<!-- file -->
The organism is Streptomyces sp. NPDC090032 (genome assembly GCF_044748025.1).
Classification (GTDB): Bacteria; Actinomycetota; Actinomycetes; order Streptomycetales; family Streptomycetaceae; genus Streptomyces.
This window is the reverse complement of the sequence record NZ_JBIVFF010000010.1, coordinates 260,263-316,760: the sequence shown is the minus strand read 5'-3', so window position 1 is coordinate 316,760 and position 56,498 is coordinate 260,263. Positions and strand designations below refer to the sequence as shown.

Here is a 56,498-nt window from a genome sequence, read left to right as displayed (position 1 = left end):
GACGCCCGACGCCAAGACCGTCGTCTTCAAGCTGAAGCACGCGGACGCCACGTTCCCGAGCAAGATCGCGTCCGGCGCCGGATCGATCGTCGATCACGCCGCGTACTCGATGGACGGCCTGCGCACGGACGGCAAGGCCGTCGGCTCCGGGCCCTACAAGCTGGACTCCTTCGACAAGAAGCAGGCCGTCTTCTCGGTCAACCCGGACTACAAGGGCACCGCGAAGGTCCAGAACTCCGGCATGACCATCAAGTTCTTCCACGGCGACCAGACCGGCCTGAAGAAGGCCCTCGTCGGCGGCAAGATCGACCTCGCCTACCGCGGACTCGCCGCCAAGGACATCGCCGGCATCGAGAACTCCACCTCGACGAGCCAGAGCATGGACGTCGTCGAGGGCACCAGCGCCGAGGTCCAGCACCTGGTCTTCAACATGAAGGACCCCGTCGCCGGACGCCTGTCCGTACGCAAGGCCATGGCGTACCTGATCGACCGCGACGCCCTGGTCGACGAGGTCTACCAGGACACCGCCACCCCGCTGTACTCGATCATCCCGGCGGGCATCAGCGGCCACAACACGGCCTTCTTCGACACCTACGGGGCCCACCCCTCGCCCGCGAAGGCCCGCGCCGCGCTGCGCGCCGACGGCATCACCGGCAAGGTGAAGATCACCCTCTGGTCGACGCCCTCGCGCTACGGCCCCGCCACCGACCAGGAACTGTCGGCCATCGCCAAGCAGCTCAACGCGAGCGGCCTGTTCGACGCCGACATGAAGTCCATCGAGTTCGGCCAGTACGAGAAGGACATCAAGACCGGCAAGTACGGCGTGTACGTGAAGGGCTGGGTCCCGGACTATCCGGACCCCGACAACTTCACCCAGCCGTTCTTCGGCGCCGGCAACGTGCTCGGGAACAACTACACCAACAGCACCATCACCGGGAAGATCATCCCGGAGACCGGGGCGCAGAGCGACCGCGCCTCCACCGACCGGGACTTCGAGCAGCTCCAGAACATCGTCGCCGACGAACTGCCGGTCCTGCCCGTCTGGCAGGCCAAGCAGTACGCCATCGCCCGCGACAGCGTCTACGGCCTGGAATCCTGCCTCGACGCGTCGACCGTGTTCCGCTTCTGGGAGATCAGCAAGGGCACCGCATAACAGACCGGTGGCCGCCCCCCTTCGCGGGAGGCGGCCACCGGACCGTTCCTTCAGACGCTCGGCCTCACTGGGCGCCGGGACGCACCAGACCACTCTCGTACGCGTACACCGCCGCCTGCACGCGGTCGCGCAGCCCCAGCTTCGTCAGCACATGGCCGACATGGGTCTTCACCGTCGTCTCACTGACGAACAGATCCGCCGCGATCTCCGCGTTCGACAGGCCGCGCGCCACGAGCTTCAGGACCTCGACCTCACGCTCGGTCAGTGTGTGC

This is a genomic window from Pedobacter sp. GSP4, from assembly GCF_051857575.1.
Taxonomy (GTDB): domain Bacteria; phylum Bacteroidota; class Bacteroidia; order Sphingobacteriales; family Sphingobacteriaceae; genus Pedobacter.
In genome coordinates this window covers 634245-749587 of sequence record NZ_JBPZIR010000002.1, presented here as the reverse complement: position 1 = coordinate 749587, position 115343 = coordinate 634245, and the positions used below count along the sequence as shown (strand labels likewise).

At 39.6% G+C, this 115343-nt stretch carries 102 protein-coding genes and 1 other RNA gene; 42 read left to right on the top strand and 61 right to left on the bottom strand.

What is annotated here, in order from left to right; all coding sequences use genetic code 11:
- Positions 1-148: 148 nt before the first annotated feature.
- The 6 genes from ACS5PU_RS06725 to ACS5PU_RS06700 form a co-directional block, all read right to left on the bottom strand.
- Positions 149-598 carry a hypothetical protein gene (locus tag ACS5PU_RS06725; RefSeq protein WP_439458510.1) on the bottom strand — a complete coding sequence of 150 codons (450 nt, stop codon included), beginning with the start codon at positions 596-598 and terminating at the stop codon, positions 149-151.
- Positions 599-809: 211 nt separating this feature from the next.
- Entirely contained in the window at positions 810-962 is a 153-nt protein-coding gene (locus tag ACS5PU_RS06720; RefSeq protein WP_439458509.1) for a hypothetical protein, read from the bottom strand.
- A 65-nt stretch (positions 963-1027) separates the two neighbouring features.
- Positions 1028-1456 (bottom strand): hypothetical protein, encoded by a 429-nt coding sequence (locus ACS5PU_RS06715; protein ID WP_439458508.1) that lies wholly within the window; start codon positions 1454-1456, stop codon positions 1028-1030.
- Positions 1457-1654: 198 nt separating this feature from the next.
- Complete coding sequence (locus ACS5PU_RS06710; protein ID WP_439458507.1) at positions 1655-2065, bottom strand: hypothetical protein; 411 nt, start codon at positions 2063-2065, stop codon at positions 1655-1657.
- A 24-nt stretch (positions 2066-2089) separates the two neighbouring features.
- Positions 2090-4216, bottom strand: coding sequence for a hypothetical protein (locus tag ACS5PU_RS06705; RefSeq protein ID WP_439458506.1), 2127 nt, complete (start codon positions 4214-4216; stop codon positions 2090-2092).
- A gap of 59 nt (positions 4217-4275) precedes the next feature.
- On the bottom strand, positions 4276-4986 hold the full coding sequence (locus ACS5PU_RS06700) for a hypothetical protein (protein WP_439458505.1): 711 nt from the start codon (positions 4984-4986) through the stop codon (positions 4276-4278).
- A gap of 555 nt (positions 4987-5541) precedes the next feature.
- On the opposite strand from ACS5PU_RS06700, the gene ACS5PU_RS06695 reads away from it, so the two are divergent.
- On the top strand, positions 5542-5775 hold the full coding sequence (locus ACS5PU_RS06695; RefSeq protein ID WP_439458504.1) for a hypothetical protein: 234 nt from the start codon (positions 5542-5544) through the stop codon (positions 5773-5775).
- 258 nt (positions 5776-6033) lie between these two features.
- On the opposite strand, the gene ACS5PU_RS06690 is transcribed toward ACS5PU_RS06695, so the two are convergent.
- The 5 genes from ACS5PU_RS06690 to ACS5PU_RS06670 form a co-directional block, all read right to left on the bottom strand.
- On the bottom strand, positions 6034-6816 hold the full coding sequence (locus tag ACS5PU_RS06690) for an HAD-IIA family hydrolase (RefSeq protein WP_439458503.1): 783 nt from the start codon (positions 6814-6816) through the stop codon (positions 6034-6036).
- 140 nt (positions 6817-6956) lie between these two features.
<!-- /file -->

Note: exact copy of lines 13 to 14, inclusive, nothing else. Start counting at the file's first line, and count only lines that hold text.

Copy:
- Positions 149-598 carry a hypothetical protein gene (locus tag ACS5PU_RS06725; RefSeq protein WP_439458510.1) on the bottom strand — a complete coding sequence of 150 codons (450 nt, stop codon included), beginning with the start codon at positions 596-598 and terminating at the stop codon, positions 149-151.
- Positions 599-809: 211 nt separating this feature from the next.